Karaoke Creativity

I hear there are these people that need no accolades for their work. They are able to do their thing no matter the response or whether there is a response at all. I am not one of these people. Not to say that I need gushing positivity over every piece I crap out. But I need kudos to help fill those spaces where I doubt everything I’m doing and wondering why I’m even pretending to be a writer. 

I’ve been exploring how to meet this need without it affecting my WIP (premature accolation can totally ruin a process). Borrowing from advice I got as a baby actor, my solution is this: karaoke creativity. 

I’m not suggesting you take someone else’s writing and try to make it your own. That is called plagiarism and is a very big no-no. What I mean is: you do some writing or some other creative thing that you can do relatively quickly and that you know will get you a positive response. 

The actor that suggested it was Fredi Walker-Browne of Rent (on Broadway) fame. She talked to my acting class about making sure you don’t seek positive feedback from auditions. That is not what those are for. When she needed someone to tell her she was a good singer, she went to karaoke, not on an audition. At karaoke, she was sure to shine, sure to have people come up to her gushing about how good she was.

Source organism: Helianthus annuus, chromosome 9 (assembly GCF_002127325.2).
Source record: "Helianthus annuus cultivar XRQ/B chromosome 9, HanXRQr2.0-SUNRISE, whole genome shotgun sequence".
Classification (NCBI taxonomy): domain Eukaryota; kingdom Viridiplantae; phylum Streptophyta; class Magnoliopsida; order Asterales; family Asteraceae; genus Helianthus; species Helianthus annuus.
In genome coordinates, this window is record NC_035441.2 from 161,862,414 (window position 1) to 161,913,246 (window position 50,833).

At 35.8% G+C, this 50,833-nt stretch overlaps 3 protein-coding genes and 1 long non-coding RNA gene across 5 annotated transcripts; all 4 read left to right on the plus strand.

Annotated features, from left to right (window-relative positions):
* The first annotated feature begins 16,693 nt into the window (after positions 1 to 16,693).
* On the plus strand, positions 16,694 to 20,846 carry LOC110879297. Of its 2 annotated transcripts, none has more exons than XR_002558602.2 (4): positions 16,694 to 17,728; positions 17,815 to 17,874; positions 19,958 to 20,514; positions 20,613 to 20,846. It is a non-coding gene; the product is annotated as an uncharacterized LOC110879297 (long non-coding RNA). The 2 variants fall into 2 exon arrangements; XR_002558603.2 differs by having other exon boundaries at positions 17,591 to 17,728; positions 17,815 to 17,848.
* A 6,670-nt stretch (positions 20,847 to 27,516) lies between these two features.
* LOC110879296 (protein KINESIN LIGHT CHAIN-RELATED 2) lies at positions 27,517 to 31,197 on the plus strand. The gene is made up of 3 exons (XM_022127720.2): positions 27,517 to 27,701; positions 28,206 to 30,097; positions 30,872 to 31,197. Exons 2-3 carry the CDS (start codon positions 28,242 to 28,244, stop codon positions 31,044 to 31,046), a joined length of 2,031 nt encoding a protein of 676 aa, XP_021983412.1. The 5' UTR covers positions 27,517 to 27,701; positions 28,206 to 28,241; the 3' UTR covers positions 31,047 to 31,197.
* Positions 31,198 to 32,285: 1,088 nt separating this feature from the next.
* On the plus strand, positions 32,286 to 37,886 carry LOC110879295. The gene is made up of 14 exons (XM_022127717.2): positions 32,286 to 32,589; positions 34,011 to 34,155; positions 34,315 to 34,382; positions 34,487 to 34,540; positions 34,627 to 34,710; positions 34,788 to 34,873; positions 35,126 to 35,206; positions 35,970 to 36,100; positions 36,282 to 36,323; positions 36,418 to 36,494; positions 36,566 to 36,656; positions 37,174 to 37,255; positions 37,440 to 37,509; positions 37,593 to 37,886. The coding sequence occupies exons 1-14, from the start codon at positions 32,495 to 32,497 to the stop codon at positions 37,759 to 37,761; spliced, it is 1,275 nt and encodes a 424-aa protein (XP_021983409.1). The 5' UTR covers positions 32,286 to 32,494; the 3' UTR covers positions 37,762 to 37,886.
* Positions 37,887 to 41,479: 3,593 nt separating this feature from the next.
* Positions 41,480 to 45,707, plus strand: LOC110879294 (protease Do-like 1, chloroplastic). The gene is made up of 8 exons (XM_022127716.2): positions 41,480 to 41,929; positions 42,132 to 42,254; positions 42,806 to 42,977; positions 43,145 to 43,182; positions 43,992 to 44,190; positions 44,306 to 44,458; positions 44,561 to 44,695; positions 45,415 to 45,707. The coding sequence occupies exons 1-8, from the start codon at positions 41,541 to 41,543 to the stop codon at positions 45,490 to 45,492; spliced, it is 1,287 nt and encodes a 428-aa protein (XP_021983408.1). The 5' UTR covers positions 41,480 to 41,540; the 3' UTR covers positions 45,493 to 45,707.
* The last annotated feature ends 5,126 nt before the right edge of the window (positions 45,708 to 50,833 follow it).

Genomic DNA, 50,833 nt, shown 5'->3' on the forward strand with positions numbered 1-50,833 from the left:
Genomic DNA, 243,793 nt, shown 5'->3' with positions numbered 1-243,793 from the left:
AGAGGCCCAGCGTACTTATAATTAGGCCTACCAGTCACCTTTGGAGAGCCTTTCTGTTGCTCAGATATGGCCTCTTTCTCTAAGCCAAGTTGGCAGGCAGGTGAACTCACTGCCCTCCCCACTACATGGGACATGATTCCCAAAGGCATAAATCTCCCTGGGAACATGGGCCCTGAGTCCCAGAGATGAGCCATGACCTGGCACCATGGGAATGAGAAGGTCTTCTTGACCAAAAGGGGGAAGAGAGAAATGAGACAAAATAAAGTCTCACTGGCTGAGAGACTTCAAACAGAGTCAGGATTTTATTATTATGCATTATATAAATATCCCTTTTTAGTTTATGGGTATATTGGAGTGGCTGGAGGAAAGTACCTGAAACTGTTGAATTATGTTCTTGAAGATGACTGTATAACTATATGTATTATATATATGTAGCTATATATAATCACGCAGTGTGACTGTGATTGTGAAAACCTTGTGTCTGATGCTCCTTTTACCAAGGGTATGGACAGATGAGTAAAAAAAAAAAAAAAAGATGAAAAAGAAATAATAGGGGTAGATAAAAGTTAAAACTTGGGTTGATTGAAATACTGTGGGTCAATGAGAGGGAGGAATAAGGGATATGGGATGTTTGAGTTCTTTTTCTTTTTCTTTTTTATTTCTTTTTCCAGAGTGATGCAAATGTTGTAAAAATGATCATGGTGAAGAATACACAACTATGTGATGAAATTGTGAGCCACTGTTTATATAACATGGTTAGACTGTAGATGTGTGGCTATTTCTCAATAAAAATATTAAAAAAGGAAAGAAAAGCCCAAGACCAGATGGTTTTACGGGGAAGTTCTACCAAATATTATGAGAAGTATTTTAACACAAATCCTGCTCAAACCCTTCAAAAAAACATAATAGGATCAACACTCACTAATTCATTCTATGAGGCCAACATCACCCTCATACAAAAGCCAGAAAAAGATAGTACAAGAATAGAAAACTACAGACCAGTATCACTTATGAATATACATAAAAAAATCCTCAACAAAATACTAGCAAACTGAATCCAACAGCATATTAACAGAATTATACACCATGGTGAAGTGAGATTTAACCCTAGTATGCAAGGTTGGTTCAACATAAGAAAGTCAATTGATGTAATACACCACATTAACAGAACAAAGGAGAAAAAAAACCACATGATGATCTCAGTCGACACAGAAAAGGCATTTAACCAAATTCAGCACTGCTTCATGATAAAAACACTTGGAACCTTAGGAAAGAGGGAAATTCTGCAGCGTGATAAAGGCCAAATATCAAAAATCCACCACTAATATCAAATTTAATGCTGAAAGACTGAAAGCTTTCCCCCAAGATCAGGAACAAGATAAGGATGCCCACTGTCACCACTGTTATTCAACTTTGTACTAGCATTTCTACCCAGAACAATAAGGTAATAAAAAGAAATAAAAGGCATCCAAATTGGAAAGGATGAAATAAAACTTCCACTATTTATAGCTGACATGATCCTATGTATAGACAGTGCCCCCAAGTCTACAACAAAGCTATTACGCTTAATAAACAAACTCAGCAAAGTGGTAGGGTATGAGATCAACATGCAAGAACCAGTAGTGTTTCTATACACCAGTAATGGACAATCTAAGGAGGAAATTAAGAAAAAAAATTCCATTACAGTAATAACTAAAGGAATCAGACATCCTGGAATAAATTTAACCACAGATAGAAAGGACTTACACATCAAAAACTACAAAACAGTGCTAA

Karaoke creativity can be as simple as dressing up your plastic skull named Rex.

That is what I’ve been doing these silent months while finishing law school, studying for and taking the bar, and preparing for my bar trip. In another part of the internet I make jokes, terribly cheesy jokes, on images that increase “teh funny”. It’s not exactly writing, but it’s creating a moment and an experience. And I always get kudos from them. 

I was having a few crappy weeks where I almost gave up (again) on my WIP and was fairly convinced that I couldn’t write, not really. I made one of my jokes and posted it randomly at an opportune time. The response was not overwhelming but incredibly confirming: I am creative, and people like what I create. It was exactly what I needed.

With the end of law school and the bear of the bar on my plate, I knew my creative time was going to be limited, but I needed to make sure it was eliminated. When I’m feeling like a hack, I struggle to do anything at all. Karaoke creativity kept me/keeps me in the game by supporting (not being) my confidence when I need it.

Other kinds of karaoke creativity that might help to bolster your creative confidence could be telling stories to children, writing fanfiction, or doing an open mic night with one of your best stories/poems/writings. What ways do you use to prop up a lagging creative confidence? When do you find you have this problem, if you do? If you don’t, what is that like?!

3 thoughts on “Karaoke Creativity

  1. Well if you’re pretending to be a writer then so am I! And we are good at it! Maybe so good that we can allow ourselves the to recognize the reality: we are good at writing and people like what we create. Whether or not we can make a living off it is a different thing, but we are still giving to the world by putting our voices out there.

    Liked by 1 person

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